Level 3 - Scale
The team’s competency is growing and there is commitment from Dev, Ops and security. You are formalizing expertise around a cloud native center of excellence. Cloud Native becomes a first-class citizen for strategy.
As your people’s competency grows, the organization structure is now in place to support best practices. You will have formalized responsibilities. A common pattern used for this structure often embraces agile and scrum.
Teams and Decentralization
You’re really starting to see a high degree of centralisation, with clear and understood responsibilities. There may however be a decrease in velocity and chokepoints in the process. Things may start to slow down.
Your risk tolerance will impact at what level you are focused on cloud native security training so you are actively skilling people.
Your people have implemented continuous delivery for all environments, including for complex releases and with built-in compliance testing. The ops team is now integrated into cross-functional teams, though individuals may not necessarily be able to do all functions.
Implement a repeatable cycle of troubleshooting so changes and iterations are done quickly.
Organizations may wish to consider the CKA and CKAD exams around level 2 and 3.
Certified Kubernetes Administrator (CKA)
This program provides assurance that CKAs have the skills, knowledge, and competency to perform the responsibilities of Kubernetes administrators.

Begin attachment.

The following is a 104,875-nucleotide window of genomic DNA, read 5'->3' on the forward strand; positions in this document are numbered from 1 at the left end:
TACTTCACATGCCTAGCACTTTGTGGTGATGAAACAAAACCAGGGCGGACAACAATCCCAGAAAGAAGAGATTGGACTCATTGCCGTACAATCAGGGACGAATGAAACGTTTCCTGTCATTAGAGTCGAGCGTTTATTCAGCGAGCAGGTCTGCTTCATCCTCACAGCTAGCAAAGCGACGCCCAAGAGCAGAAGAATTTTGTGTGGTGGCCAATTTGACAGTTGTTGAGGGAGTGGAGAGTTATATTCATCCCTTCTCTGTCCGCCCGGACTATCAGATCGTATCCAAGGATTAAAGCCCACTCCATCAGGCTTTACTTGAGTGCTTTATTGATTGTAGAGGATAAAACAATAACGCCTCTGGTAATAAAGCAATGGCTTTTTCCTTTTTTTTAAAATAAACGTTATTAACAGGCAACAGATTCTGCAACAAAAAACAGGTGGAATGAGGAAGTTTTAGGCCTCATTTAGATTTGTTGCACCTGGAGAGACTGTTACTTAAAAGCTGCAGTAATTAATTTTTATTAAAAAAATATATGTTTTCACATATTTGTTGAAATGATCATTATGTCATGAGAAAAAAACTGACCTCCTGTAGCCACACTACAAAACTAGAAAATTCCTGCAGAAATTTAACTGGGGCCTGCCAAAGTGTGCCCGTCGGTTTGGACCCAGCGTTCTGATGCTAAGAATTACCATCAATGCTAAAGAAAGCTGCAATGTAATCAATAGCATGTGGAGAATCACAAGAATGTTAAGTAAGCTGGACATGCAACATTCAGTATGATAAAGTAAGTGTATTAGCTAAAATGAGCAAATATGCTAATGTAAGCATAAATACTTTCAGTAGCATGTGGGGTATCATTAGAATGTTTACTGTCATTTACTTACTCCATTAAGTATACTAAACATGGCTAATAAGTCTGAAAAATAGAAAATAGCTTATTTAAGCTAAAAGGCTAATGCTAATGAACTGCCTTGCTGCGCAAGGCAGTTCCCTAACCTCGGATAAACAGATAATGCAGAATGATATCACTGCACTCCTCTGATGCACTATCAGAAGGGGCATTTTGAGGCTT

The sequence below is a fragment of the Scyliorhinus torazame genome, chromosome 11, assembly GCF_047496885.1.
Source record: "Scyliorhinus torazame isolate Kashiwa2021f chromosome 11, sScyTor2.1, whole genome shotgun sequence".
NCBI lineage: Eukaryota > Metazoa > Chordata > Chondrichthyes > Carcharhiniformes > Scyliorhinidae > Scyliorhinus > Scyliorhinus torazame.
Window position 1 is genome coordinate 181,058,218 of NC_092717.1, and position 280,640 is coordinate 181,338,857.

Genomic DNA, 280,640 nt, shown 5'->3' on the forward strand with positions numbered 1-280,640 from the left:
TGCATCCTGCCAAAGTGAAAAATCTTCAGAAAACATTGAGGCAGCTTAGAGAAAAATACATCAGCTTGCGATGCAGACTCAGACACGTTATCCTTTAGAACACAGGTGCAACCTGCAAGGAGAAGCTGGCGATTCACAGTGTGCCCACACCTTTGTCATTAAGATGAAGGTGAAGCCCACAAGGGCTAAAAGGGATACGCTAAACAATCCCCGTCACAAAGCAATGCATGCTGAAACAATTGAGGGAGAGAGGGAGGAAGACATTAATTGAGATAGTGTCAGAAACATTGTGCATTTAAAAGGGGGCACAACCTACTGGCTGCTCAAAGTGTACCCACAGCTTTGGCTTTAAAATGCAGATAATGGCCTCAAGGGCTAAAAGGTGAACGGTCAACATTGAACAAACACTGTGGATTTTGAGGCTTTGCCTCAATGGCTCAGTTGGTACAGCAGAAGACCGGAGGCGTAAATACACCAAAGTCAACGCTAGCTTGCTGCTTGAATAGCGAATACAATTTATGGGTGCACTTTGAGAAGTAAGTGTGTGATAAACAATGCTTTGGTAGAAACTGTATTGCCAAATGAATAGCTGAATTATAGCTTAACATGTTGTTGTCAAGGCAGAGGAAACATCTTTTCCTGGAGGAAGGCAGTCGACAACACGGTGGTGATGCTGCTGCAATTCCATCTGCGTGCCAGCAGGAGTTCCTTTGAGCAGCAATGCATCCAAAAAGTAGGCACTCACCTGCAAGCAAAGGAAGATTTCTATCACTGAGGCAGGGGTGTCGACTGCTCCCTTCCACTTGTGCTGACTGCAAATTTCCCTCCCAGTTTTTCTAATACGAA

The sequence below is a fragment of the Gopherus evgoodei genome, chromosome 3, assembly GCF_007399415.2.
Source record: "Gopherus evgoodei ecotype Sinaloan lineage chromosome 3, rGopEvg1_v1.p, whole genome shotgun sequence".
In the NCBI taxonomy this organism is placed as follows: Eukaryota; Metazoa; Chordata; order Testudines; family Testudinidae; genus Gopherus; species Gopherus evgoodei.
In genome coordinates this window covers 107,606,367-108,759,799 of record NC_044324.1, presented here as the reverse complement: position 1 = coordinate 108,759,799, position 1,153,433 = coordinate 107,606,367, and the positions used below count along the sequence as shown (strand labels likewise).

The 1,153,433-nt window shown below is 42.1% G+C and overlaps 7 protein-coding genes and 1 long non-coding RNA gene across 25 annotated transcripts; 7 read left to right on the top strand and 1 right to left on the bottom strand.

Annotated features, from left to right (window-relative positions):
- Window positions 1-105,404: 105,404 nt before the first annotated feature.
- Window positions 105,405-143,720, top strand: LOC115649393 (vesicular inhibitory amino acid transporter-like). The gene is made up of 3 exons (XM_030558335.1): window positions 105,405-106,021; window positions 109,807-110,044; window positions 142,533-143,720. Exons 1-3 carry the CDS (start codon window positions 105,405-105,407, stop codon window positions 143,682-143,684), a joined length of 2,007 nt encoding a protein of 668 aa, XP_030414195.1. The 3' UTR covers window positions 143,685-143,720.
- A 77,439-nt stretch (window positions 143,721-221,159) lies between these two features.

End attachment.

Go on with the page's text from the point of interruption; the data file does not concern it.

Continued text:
Certified Kubernetes Application Developer (CKAD)
This exam certifies that users can design, build, configure, and expose cloud native applications for Kubernetes.
You will implement standardization across the organization with the benefit of improving onboarding and expanding your cloud native footprint and awareness. You will create a feedback loop. You will invest in repeatability. Do you have the tools in place that are accessible to everyone? Do you have Git services? Have you implemented workspace collaboration to save time, labor or avoid duplication? Finally, what is your process for measuring resource usage? In level three, you should be measuring your container usage, CPU and memory (runtime and uptime). Automation and processes associated with software release will also be extended to platforms. Lifecycle operations such as upgrades and patching, particularly CVEs and critical updates will benefit from further automation and the introduction of Infrastructure-as-code technologies.
You are implementing a center of excellence around your CI/CD process.
Your code quality is improving as measured with automated tooling and you are seeing CI and test success frequently.
Implement automatic continuous scanning to flag misconfigurations or security issues.
Audit and Logs
Start to audit and implement initial alerts. Filter noise.
You will implement policy-as-code and build this into your CI pipeline.
Create policies based on metrics refined around security, efficiency and reliability.
Policy compliance and auditing carried out through automated means on Kubernetes. This will likely include initial development of policy-as-code.
Here you start to scale. Your suite of tools is more standardized. You’re getting your release tooling, secrets management and policy tooling in place. You’re also starting to get a level of buy-in across your organization, which is helping to propel you forward. This is where you will be running the largest number of tools as you will be in the thick of evaluating, implementing, and running in production.